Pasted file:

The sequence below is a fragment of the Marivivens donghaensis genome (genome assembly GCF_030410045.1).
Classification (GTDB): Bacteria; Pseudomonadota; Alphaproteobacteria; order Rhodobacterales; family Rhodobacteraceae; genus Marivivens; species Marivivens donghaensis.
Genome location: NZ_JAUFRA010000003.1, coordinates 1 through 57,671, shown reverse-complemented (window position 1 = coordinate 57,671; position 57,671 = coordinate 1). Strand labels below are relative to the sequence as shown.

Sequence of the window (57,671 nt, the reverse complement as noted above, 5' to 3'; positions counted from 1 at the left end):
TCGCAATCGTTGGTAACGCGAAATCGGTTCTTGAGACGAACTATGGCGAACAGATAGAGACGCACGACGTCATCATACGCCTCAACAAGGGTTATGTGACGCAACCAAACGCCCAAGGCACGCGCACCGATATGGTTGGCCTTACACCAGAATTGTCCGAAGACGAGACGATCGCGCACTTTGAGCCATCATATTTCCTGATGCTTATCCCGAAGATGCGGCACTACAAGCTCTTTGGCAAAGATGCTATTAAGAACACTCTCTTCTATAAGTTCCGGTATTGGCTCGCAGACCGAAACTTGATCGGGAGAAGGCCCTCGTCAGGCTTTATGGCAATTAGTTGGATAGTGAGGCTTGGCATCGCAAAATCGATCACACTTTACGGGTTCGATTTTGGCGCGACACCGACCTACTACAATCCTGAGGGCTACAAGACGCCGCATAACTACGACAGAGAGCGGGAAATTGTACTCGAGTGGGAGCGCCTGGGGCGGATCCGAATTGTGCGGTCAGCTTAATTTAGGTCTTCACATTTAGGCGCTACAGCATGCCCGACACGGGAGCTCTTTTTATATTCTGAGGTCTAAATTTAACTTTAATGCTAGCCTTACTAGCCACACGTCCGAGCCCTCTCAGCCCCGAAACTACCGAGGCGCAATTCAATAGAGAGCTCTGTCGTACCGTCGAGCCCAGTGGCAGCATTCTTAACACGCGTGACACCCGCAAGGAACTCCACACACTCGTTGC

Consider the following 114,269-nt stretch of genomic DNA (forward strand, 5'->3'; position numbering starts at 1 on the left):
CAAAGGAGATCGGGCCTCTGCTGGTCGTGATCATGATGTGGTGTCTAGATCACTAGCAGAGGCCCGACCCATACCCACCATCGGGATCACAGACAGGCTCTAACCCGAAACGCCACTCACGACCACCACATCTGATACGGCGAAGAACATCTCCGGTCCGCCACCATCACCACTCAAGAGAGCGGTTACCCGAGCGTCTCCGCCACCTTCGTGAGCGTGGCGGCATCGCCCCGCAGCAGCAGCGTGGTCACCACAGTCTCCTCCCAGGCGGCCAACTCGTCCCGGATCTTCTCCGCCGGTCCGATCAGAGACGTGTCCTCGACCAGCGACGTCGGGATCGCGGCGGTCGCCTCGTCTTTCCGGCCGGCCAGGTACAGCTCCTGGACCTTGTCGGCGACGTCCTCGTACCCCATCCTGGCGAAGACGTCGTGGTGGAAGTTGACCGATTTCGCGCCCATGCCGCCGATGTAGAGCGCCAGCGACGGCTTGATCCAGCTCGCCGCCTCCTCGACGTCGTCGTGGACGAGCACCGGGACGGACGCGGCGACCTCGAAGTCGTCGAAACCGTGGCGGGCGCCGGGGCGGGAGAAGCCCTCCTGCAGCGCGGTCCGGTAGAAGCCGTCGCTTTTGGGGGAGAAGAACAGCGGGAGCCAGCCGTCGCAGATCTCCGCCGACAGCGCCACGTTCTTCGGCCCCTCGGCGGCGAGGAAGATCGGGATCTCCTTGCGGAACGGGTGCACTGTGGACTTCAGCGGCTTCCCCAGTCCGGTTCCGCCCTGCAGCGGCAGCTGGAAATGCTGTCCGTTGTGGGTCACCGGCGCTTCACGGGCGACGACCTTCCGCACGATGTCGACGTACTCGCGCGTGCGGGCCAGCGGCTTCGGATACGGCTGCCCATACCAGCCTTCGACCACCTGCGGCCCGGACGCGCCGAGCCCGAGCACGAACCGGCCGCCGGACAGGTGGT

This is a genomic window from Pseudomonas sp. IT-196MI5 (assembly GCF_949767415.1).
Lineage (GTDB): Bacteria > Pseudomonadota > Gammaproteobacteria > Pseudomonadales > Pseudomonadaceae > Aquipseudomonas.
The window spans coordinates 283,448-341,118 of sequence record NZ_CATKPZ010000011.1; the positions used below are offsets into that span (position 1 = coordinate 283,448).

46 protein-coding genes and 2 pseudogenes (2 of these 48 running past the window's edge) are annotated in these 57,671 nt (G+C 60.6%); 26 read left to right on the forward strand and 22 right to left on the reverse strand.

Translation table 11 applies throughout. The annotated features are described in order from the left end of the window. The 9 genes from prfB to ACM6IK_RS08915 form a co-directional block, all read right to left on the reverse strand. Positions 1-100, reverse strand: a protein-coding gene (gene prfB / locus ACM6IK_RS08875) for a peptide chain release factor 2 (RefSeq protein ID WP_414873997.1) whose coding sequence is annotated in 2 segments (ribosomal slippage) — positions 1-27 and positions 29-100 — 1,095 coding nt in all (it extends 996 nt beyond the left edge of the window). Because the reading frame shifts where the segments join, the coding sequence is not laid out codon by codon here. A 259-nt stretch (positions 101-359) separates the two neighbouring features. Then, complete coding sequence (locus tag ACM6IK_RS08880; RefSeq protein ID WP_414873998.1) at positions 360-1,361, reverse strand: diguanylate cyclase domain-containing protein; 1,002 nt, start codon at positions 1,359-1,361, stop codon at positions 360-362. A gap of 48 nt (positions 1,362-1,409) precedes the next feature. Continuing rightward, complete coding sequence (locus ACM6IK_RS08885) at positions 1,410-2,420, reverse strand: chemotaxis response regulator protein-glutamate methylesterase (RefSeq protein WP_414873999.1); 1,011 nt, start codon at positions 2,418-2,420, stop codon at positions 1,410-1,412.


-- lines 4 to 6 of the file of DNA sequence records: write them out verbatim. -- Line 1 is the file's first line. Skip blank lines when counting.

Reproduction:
Sequence of the window (57,671 nt, the reverse complement as noted above, 5' to 3'; positions counted from 1 at the left end):
TCGCAATCGTTGGTAACGCGAAATCGGTTCTTGAGACGAACTATGGCGAACAGATAGAGACGCACGACGTCATCATACGCCTCAACAAGGGTTATGTGACGCAACCAAACGCCCAAGGCACGCGCACCGATATGGTTGGCCTTACACCAGAATTGTCCGAAGACGAGACGATCGCGCACTTTGAGCCATCATATTTCCTGATGCTTATCCCGAAGATGCGGCACTACAAGCTCTTTGGCAAAGATGCTATTAAGAACACTCTCTTCTATAAGTTCCGGTATTGGCTCGCAGACCGAAACTTGATCGGGAGAAGGCCCTCGTCAGGCTTTATGGCAATTAGTTGGATAGTGAGGCTTGGCATCGCAAAATCGATCACACTTTACGGGTTCGATTTTGGCGCGACACCGACCTACTACAATCCTGAGGGCTACAAGACGCCGCATAACTACGACAGAGAGCGGGAAATTGTACTCGAGTGGGAGCGCCTGGGGCGGATCCGAATTGTGCGGTCAGCTTAATTTAGGTCTTCACATTTAGGCGCTACAGCATGCCCGACACGGGAGCTCTTTTTATATTCTGAGGTCTAAATTTAACTTTAATGCTAGCCTTACTAGCCACACGTCCGAGCCCTCTCAGCCCCGAAACTACCGAGGCGCAATTCAATAGAGAGCTCTGTCGTACCGTCGAGCCCAGTGGCAGCATTCTTAACACGCGTGACACCCGCAAGGAACTCCACACACTCGTTGC

Consider the following 114,269-nt stretch of genomic DNA (forward strand, 5'->3'; position numbering starts at 1 on the left):